Shunzei’s judgement: the Left’s use of ‘spindle tree’ (nishikigi) is familiar from many Love poems and so seems quite tediously mundane [rei no koto]. The Right seems to have followed to some extent the conception of a poem by the former Nijō Lord’s serving woman, Chikuzen. I included it in the Senzaishū, and will note it down after this. As a result, the poem using the spindle tree must win. Note:

思ふよりいつしかぬるゝたもとかな涙ぞ戀のしるべなりける

omou yori
itsu shika nururu
tamoto kana
namida zo koi no
shirube narikeru
From these soft feelings
How swiftly soaked are
My sleeves;
Tears, indeed, of love
Are such a sign!

The positioning of certain words does not differ to any great extent.

Love I: 4

Left (Win).

靡かじな海士の藻塩火焚き初めて煙は空にくゆりわぶ共

nabikaji na
ama no moshiobi
takisomete
kemuri wa sora ni
kuyuriwabutomo
She has not so much as waved to me, yet
The fisher-folk salt fires
Have begun to kindle and
The smoke into the skies
Has yet to rise…

Lord Sada’ie.

607

ight.

葦の屋の隙漏る雨の雫こそ音聞かぬより袖は濡れけれ

ashi no ya no
hima moru ame no
shizuku koso
oto kikanu yori
sode wa nurekeri
Through a roof of reeds’
Chinks, drenching rain
Drops
Make no sound, yet
Soak my sleeves.

Lord Takanobu.

608

The Right state that it should be kuyuru in the Left’s poem – and that they are not accustomed to hearing kuyuri. The Left state that, ‘while the rain falling on a roof of reeds would make no sound, once it became drops dripping through, it would. In addition, while it “makes no sound”, how can it be love?’

Shunzei’s judgement: The gentlemen of the Right’s claim that the Left’s poem should be kuyuri is incorrect. This is simply a case of the same diction as in utsuru-utsuri, todomaru-todomari – I should not have to give more examples. In form the poems do have good and bad points [utazama zen’aku arubeki]. I have the feeling I have recently seen something similar to the Right’s metaphorical use of a roof of reeds. Or maybe it was not that recently. The Left’s ‘has yet to rise’ seems better. I shall make it the winner.

Love I: 3

Left.

日を經とも人の心のつれなくは戀ばかりにや身を盡すべき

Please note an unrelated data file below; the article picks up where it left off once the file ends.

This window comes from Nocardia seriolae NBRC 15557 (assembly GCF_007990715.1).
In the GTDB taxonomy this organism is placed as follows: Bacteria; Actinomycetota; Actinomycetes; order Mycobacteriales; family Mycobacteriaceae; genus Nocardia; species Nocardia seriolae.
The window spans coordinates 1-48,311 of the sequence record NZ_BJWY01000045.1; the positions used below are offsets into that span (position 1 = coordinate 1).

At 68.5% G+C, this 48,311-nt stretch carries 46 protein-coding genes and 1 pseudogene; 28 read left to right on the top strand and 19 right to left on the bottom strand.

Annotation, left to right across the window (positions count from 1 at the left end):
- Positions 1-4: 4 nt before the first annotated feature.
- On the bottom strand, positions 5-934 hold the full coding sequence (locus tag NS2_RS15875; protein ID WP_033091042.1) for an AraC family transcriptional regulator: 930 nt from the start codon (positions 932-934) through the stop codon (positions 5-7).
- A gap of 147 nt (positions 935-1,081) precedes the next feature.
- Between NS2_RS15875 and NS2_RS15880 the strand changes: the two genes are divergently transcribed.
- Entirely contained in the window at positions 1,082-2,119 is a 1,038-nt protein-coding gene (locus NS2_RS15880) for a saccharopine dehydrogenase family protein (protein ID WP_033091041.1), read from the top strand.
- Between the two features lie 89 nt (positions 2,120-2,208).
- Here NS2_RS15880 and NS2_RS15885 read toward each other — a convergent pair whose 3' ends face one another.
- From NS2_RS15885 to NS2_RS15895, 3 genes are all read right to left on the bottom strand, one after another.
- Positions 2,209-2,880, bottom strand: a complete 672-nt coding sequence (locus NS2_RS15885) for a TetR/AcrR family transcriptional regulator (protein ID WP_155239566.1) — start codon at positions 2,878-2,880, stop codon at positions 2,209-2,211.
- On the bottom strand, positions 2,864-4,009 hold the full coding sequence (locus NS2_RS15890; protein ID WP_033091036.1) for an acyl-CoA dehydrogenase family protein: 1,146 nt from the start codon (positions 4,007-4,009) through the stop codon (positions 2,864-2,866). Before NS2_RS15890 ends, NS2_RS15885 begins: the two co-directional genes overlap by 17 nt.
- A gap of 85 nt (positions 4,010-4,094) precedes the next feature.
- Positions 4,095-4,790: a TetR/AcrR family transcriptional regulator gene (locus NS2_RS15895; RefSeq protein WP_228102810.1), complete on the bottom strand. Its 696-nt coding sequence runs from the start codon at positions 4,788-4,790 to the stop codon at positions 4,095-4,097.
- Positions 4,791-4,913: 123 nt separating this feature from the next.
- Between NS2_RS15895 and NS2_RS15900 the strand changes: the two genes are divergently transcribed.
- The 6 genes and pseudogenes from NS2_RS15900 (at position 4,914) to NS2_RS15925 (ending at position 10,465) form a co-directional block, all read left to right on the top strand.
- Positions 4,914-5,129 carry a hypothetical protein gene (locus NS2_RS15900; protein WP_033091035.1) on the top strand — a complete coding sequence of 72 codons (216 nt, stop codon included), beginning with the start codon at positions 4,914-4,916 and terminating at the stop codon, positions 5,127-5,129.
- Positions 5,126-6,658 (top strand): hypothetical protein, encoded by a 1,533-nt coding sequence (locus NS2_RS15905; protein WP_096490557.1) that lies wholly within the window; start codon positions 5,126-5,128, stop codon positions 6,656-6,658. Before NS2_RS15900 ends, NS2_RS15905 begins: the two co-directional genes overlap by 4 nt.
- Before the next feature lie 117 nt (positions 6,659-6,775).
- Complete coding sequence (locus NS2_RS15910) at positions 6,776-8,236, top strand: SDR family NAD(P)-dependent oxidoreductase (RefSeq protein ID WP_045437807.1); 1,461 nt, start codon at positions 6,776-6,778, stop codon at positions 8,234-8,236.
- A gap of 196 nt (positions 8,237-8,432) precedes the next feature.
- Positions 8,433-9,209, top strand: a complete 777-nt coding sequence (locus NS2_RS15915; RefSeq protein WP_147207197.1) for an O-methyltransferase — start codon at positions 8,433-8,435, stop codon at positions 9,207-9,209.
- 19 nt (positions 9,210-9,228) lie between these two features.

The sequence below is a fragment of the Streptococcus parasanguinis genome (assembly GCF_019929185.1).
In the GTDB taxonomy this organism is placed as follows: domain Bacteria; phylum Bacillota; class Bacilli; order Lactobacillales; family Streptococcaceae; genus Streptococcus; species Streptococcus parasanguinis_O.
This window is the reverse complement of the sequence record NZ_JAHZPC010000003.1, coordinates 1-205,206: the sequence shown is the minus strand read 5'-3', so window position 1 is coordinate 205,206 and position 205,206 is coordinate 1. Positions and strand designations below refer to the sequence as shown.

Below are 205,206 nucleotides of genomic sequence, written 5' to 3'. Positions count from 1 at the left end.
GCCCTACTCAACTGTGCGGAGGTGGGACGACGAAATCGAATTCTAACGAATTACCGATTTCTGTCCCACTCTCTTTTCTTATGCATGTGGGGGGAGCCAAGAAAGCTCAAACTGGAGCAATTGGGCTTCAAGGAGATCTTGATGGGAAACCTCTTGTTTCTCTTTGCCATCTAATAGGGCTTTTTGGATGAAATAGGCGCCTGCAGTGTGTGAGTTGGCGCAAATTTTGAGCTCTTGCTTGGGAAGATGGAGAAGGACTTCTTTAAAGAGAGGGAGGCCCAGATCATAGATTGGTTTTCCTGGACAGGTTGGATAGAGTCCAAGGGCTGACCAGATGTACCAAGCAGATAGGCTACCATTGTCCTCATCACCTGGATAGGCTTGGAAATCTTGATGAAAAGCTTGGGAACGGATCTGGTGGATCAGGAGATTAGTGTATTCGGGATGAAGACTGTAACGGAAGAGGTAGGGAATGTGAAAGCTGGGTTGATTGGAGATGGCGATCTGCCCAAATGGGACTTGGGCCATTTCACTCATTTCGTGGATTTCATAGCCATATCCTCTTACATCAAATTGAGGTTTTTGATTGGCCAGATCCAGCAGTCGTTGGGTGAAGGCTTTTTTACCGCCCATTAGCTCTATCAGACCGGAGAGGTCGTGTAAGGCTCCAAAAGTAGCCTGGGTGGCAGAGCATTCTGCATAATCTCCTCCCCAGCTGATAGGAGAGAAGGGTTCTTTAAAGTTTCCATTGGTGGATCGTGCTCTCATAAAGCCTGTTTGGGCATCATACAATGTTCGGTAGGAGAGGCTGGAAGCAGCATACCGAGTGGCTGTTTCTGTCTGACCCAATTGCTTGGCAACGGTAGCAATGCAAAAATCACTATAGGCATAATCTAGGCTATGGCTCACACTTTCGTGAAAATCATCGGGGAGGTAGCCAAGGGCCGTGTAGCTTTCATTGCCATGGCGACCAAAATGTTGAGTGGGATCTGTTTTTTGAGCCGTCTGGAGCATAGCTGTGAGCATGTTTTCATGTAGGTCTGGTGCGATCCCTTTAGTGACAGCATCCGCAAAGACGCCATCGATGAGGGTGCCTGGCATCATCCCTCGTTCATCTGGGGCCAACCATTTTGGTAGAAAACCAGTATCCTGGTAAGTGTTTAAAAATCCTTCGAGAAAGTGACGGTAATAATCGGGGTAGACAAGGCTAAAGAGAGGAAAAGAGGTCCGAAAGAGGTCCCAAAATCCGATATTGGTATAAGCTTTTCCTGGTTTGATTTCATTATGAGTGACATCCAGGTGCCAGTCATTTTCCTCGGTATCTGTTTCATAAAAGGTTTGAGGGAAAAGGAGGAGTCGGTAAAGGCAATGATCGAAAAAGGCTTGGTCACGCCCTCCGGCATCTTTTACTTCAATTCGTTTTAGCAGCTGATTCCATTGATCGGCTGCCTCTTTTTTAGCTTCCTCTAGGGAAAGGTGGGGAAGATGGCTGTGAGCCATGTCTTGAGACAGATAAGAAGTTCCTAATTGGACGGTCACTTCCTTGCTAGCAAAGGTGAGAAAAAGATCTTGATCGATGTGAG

hi o futomo
hito no kokoro no
tsurenaku wa
koi bakari ni ya
mi o tsukusubeki
Though the days go by, but
My love’s heart
Remains cruel;
Must I in longing alone
End my life?

Lord Ari’ie.

605

Right.

いつしかと通ふ心の今はさは嬉しかるべきしるべともがな

itsu shika to
kayou kokoro no
ima wa sa wa
ureshikarubeki
shirube tomo gana
Swiftly to
Her side my heart would go,
So now I wish
It were a happy
Guide along the way…

Ietaka.

606

The Gentlemen of the Left and Right together state they find no faults.

Shunzei’s judgement: neither poem has any features of conception or diction which merit a win or a loss.

Love I: 2

Left (Win).

行末の涙のほどぞ知られぬる今日濡れそむる袖の雫に

yukusue no
namida no hodo zo
shirarenuru
kyō nuresomuru
sode no shizuku ni
On the path of
Tears ahead, the number to fall
I know now,
From today’s first soaked
Dripping sleeves…

Lord Suetsune.

603

Right.

聞きもせず聞かずしもなき君故に思ひ定めぬ戀もする哉

kiki mo sezu
kikazu shimo naki
kimi yue ni
omoisadamenu
koi mo suru kana
Hearing nothing, or
Not unhearing
Are you, so
All uncertain am I
Of my love…

Lord Tsune’ie.

604

The Gentlemen of the Right state: we find no fault with the Left’s poem. The Gentlemen of the Left state: do you need ‘hearing nothing, or not unhearing’ (kiki mo sezu kikazu shimo naki) in the Right’s poem? And, if you are ‘all uncertain’, how can you feel love at all?

Shunzei’s judgement: The Left’s ‘path ahead’ (yukusue) is not really saying enough. However, the Right’s conception and diction fail to convince [kokoro kotoba atokatanakarubeshi]. The Left should win.

Love I: 1

Left.

知らざりし我戀草や茂るらん昨日はかゝる袖の露かは

shirazarishi
wa ga koigusa ya
shigeruran
kinō wa kakaru
sode no tsuyu ka wa
All unknown
Have the fresh shoots of my love
Grown thick;
Only yesterday no
Dew fell on my sleeves…

A Servant Girl.

601

Right.

今朝までもかゝる思はなき物をあはれあやしき袖の上哉

kesa made mo
kakaru omoi wa
nakimono o
aware ayashiki
sode no ue kana
Even yesterday
These feelings
I lacked;
O, how strange it is
Atop my sleeves!

Nobusada.

602

The Gentlemen of the Right state: in the Left’s poem we would have preferred ‘had fallen’ (kakarishi). The Gentlemen of the Left state: in the Right’s poem we would have preferred ‘Even yesterday those’ (kesa made mo kakaritsuru).

Shunzei’s judgement: I wonder whether the criticism of the Left’s poem as needing to be ‘had fallen’ is right. In the Right’s poem there is no need to have ‘those’ but it should be ‘these feelings I had lacked’ (kakaru omoi wa nakaritsuru mono o). Whichever way you look at it, this round is a tie.